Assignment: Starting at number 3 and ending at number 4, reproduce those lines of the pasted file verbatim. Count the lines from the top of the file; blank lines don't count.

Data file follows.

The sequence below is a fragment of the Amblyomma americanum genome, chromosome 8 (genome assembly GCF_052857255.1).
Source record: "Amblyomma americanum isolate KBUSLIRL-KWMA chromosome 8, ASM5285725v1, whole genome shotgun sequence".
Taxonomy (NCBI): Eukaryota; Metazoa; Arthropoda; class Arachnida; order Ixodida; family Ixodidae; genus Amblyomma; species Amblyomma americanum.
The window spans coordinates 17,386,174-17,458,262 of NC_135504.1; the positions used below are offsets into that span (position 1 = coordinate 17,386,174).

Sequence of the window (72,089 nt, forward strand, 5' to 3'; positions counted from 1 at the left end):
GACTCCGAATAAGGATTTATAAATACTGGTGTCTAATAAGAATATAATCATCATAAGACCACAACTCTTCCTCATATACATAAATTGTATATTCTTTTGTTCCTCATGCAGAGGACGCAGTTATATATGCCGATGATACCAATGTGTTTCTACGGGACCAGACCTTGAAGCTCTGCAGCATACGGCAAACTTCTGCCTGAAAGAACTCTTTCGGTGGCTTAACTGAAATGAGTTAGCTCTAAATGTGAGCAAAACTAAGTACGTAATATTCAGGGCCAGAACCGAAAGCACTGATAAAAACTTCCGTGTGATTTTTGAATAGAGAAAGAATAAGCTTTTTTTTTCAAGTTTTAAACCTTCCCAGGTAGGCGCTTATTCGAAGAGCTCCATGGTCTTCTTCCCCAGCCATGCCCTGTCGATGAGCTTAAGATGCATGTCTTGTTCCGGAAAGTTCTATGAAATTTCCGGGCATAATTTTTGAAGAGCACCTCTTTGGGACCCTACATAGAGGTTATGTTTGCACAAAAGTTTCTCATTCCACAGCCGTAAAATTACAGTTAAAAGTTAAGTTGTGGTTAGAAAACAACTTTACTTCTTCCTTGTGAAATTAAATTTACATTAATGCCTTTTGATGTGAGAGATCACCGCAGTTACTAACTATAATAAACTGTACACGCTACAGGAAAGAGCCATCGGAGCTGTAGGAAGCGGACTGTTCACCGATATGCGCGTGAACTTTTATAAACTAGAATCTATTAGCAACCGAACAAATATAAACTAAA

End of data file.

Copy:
Taxonomy (NCBI): Eukaryota; Metazoa; Arthropoda; class Arachnida; order Ixodida; family Ixodidae; genus Amblyomma; species Amblyomma americanum.
The window spans coordinates 17,386,174-17,458,262 of NC_135504.1; the positions used below are offsets into that span (position 1 = coordinate 17,386,174).